At this week’s city council meeting in Madison, Wisconsin, an ordinance was proposed that would require pit bulls the age of five months and older to be spayed or neutered. Alderman John Strasser says the overpopulation of pit bulls is putting stress on the Dane County Humane Society and the city’s animal services officers.
The ordinance must be reviewed by the Dane County Board of Health and the Public Safety Review Commission before being brought up for a vote. Once these committees assess the ordinance, it will be passed back to City Council with recommendations, at which point the council will allow public input and debate.
Enforcement of the new restrictions would be complaint-based. If a disturbance involving a “pit bull” is reported, proof of the dog’s alteration, as well as proof of registration, would be required.
We obviously take no issue with imposing regulations on dog owners who have allowed their dogs to cause problems, but those regulations should apply to owners of any dog, not just dogs that appear to be a certain breed.
City officials insist the proposal is not discriminatory, and there is “no prejudice” in the introduction of the restrictions on “pit bulls.” Rather, they claim the proposal is an opportunity to help avoid further negligence of the dogs in poor care.
If that’s the case, why not aggressively target dog owners who are negligent and irresponsible, rather than pass a sweeping ordinance that stigmatizes all dogs of a certain breed and their owners?
Regardless of whether the city officials’ intent is without prejudice, this measure is discriminatory and does further the stigma of “problem breed” on a grouping of dogs with certain physical characteristics.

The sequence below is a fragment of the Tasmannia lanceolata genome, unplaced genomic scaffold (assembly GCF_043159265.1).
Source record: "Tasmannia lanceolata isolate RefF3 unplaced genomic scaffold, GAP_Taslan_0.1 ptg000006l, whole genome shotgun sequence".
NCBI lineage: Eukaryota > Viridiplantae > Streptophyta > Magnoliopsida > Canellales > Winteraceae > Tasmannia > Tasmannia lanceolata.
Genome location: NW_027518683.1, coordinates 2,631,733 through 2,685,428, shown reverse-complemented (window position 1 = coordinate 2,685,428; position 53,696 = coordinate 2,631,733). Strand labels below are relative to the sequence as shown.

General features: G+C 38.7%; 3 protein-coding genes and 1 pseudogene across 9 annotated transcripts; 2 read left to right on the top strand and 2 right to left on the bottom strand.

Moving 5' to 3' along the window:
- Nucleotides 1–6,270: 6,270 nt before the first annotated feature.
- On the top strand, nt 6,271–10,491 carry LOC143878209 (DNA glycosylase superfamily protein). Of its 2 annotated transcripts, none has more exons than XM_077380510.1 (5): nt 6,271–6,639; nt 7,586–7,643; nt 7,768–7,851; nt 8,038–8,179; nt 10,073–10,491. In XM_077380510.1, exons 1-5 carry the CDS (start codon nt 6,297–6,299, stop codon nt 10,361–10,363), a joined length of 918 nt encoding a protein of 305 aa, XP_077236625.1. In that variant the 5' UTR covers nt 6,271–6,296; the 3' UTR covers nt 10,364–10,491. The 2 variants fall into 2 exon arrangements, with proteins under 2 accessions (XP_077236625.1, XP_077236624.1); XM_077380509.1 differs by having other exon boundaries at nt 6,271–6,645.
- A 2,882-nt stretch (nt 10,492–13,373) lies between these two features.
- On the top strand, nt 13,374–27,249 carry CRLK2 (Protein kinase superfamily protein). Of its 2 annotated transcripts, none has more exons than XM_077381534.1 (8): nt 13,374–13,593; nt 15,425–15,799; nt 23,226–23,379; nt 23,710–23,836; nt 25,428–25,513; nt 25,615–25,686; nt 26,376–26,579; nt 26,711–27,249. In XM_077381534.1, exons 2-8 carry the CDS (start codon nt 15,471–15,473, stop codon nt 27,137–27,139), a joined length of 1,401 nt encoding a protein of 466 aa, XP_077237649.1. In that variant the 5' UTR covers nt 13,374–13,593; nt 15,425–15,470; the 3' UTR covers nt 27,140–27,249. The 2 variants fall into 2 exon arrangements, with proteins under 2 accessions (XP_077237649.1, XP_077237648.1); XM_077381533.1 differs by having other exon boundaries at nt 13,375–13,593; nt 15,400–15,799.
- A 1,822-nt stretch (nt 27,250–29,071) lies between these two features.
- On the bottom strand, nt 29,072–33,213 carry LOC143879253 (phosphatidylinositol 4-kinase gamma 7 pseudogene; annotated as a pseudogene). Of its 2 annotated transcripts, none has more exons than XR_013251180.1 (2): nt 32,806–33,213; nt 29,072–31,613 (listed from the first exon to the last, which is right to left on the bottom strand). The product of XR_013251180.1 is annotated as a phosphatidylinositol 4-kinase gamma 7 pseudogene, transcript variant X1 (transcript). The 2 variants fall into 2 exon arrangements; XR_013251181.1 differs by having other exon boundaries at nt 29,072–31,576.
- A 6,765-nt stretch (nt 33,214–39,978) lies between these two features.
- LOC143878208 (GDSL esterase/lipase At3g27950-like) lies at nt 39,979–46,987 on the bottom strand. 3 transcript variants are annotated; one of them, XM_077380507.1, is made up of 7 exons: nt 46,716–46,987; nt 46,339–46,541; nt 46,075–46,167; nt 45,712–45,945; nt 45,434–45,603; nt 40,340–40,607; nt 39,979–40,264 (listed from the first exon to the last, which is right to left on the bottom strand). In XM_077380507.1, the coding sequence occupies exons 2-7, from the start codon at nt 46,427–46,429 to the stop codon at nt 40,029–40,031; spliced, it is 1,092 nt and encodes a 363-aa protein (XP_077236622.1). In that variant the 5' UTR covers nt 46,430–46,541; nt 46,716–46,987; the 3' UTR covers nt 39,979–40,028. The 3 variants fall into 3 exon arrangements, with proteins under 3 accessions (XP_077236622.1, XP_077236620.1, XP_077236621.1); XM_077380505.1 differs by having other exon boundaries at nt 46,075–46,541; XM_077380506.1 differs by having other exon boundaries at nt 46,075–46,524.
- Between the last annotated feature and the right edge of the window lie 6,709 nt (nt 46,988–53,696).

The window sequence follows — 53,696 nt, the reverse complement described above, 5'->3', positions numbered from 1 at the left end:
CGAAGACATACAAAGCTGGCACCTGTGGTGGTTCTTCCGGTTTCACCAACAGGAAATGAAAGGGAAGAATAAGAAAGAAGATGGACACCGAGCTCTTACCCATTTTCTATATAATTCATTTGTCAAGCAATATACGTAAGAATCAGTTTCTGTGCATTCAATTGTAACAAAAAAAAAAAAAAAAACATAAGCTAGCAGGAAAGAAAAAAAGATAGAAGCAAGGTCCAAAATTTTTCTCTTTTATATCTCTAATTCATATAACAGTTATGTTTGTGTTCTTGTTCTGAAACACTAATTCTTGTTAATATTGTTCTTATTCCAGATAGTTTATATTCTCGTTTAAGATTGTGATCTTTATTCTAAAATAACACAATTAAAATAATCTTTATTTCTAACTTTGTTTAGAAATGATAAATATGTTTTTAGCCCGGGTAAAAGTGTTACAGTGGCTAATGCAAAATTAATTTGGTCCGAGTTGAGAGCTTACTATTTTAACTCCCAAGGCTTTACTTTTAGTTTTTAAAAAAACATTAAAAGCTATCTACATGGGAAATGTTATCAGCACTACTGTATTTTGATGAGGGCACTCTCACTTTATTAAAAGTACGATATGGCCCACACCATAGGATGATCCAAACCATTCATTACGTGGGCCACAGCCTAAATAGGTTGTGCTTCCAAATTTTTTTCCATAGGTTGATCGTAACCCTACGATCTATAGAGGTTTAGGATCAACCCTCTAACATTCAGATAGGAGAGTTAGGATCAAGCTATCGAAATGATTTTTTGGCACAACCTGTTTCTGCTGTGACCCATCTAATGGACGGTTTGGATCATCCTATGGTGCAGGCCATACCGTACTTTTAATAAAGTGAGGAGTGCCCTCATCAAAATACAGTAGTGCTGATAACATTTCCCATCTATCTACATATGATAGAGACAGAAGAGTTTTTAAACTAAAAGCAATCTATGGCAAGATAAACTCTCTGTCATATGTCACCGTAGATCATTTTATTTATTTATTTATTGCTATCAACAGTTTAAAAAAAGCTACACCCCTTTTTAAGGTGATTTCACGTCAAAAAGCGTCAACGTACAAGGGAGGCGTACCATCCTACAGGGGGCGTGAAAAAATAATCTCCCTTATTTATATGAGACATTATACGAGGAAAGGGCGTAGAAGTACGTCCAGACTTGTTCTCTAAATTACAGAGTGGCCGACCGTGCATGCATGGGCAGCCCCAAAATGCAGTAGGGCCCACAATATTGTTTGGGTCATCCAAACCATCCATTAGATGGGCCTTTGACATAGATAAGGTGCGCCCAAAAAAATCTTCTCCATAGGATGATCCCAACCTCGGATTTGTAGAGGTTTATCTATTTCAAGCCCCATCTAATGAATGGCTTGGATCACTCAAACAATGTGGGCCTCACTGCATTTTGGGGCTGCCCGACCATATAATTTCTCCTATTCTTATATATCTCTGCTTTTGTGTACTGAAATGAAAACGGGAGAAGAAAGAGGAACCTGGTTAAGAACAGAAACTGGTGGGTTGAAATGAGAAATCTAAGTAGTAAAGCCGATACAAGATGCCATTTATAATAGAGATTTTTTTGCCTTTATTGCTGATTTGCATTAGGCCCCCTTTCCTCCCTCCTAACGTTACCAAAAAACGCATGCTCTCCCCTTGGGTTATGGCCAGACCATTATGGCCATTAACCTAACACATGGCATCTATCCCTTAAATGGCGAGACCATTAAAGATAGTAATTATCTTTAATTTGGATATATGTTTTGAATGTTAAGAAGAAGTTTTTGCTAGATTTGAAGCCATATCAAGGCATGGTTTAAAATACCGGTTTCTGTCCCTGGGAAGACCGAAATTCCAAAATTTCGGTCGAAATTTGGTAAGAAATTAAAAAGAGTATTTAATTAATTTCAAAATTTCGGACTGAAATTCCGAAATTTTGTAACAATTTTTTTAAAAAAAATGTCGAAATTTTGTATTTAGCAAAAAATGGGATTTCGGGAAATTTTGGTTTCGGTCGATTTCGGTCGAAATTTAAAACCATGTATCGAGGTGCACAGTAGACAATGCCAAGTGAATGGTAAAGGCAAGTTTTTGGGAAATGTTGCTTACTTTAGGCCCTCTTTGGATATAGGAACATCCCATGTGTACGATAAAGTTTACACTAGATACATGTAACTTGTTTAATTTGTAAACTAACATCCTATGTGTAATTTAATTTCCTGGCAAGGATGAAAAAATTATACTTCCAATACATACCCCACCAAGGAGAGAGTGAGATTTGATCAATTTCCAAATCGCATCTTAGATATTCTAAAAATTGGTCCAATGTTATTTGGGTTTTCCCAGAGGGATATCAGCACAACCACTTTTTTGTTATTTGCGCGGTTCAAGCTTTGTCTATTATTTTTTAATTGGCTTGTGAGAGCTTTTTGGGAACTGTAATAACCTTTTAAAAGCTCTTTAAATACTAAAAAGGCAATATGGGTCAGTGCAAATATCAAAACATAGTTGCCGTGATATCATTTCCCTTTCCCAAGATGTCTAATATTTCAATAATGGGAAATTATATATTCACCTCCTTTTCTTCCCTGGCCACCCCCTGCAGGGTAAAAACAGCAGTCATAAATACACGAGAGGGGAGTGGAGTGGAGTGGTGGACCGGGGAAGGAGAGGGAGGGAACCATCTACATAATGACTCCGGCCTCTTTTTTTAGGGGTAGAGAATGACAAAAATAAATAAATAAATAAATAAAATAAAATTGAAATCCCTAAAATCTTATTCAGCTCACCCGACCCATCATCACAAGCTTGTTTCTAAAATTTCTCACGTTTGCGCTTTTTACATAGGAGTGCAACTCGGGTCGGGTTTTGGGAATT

Dogs are individuals and should be judged on their individual temperament and behaviors, and responsible owners of well behaved dogs should not be subject to discriminatory regulations based solely on their dog’s appearance.
Animal control related issues are human created problems. Educating ALL dog owners on responsible ownership practices, and offering incentives like low cost spay/neuter options to dog owners are better, more effective solutions than an ordinance that simply sounds like its making a positive difference, but in reality, is impossible to enforce.
While I personally support spaying/neutering of pets, responsible owners, regardless of their breed of choice, should have the ability to make that choice on their own. The bottom line is, breed specific legislation comes in varying forms, and we can’t pick and choose to fight it when it happens to promote something we would otherwise support (such as spaying and neutering). More importantly, mandatory spay/neuter laws are unenforceable and succeed only in branding a specific breed as “bad” or “problematic.”
Positive change comes with solutions that target the causes of problems, and if the Madison city officials want to help the people and animals in their community, they can start by targeting the pet owners who are negligent, careless and irresponsible, and offer education and low cost spay neuter programs for ALL dogs owners in the community.
The city council will likely discuss the proposal during its March 18 meeting. Please send your polite and respectful opposition to any ordinance that singles out specific breeds of dogs to the Madison city officials listed below. Encourage them to develop educational programs and offer incentives to increase responsible pet ownership practices in Madison.
You can e-mail the entire council with an online form found here:
City of Madison, Wisconsin Board of Aldermen:
City council meeting minutes and agendas can be found here: